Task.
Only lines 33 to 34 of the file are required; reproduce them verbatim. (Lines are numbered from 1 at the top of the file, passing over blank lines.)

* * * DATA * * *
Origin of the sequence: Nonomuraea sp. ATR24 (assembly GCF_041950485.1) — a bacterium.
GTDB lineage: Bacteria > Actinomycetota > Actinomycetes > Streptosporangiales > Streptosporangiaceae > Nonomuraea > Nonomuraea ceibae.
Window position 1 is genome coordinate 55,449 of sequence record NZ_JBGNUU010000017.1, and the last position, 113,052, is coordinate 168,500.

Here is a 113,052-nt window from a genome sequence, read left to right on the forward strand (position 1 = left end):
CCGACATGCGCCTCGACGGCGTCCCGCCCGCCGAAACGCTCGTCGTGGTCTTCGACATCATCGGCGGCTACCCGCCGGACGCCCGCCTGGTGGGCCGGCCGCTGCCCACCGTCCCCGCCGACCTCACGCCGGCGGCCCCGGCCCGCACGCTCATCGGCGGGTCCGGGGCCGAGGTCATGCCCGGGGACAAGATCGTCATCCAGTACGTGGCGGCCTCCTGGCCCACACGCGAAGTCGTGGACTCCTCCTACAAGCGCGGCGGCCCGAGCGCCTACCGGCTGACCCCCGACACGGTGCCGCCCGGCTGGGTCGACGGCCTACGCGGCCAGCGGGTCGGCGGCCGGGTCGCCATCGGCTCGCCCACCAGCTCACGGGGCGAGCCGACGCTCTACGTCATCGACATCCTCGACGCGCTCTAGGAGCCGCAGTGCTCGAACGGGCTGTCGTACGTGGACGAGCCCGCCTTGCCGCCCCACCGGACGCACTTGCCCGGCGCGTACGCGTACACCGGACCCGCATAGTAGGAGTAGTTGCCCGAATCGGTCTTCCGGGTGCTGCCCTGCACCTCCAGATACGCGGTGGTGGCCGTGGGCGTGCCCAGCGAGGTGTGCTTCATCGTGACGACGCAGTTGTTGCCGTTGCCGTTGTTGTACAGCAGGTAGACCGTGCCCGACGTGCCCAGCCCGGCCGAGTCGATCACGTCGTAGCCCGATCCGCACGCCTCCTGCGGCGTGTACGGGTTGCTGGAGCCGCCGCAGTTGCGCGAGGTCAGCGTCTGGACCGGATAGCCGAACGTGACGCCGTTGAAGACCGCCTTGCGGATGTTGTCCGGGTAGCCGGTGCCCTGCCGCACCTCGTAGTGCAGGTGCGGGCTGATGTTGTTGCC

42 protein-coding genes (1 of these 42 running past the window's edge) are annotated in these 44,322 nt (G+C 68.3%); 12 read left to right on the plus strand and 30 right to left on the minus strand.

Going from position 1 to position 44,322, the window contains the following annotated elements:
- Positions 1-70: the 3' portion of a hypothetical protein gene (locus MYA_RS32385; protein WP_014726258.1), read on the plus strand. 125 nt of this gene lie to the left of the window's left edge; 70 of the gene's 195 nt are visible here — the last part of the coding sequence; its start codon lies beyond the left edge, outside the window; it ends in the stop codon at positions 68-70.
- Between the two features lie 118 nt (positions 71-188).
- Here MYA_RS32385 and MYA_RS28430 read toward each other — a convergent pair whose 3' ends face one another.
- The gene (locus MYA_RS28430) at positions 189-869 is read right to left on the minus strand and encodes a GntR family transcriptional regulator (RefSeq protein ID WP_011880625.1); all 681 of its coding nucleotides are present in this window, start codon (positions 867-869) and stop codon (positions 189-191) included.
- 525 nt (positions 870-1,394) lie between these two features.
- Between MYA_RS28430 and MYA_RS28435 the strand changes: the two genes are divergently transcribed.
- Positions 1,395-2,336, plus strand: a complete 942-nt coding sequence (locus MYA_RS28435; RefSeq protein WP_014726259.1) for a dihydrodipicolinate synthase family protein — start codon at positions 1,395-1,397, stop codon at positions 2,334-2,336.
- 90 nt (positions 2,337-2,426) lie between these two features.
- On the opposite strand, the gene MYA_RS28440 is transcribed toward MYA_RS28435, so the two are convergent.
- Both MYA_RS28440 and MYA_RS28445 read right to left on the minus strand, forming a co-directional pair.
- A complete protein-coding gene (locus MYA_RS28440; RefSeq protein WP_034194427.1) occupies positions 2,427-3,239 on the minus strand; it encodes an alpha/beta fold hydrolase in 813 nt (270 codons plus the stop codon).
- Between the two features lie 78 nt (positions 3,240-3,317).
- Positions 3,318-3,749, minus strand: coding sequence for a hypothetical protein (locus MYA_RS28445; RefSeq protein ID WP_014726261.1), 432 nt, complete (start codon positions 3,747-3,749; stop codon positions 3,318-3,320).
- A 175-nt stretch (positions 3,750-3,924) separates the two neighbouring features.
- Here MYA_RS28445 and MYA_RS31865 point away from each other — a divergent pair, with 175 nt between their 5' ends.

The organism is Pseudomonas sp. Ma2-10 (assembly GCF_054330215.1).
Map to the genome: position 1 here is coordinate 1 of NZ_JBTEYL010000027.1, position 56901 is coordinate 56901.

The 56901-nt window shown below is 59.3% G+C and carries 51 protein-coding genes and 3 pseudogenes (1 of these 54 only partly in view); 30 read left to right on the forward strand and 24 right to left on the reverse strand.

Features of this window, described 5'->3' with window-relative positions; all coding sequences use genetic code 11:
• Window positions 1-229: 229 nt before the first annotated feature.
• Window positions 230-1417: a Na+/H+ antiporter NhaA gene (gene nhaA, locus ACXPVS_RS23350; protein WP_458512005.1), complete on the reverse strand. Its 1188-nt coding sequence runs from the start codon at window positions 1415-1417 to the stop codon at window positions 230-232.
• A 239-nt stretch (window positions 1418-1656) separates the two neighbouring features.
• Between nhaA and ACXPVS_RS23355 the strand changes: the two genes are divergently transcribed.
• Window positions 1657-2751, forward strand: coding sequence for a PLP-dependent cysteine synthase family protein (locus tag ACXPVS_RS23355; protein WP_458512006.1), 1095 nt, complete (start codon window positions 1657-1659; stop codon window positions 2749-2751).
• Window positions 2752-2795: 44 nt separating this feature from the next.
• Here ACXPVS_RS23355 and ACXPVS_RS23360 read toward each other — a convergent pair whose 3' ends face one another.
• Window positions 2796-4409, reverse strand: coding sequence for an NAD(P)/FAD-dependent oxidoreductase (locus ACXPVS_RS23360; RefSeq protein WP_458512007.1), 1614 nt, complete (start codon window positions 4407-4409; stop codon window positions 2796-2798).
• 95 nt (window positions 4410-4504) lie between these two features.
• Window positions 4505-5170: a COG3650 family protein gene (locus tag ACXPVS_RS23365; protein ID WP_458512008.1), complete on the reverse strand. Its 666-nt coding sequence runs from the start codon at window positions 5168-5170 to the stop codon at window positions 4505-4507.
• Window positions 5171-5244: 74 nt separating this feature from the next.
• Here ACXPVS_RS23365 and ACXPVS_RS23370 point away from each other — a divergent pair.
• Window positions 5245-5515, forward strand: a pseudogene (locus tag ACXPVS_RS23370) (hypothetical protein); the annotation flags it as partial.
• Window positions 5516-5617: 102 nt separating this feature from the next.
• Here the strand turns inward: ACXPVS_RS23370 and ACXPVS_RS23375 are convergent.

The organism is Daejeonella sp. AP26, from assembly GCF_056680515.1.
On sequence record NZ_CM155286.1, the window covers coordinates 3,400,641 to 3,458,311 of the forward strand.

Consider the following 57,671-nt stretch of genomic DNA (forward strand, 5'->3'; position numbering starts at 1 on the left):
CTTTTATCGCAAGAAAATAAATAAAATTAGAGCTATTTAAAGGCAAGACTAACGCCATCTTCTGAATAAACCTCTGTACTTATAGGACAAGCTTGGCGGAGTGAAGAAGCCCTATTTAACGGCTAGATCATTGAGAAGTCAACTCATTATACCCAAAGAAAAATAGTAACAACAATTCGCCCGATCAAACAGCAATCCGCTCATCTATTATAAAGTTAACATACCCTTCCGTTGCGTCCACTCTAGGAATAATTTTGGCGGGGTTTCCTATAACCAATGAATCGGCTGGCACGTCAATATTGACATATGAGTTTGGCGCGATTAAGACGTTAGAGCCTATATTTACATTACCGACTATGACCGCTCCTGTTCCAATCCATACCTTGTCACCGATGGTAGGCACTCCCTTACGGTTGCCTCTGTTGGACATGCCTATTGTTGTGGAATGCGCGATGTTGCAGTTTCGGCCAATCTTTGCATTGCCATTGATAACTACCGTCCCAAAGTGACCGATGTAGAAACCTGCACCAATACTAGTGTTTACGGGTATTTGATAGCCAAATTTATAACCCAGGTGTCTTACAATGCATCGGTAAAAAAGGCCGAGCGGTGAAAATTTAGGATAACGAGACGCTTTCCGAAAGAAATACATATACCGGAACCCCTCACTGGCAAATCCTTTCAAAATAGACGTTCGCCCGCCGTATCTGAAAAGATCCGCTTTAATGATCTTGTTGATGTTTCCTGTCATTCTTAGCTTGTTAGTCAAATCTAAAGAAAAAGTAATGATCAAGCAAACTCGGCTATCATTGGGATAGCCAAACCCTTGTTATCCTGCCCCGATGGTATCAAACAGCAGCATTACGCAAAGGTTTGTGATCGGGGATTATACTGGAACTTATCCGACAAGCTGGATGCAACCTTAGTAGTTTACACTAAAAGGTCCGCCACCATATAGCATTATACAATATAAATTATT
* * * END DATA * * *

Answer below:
• Here ACXPVS_RS23355 and ACXPVS_RS23360 read toward each other — a convergent pair whose 3' ends face one another.
• Window positions 2796-4409, reverse strand: coding sequence for an NAD(P)/FAD-dependent oxidoreductase (locus ACXPVS_RS23360; RefSeq protein WP_458512007.1), 1614 nt, complete (start codon window positions 4407-4409; stop codon window positions 2796-2798).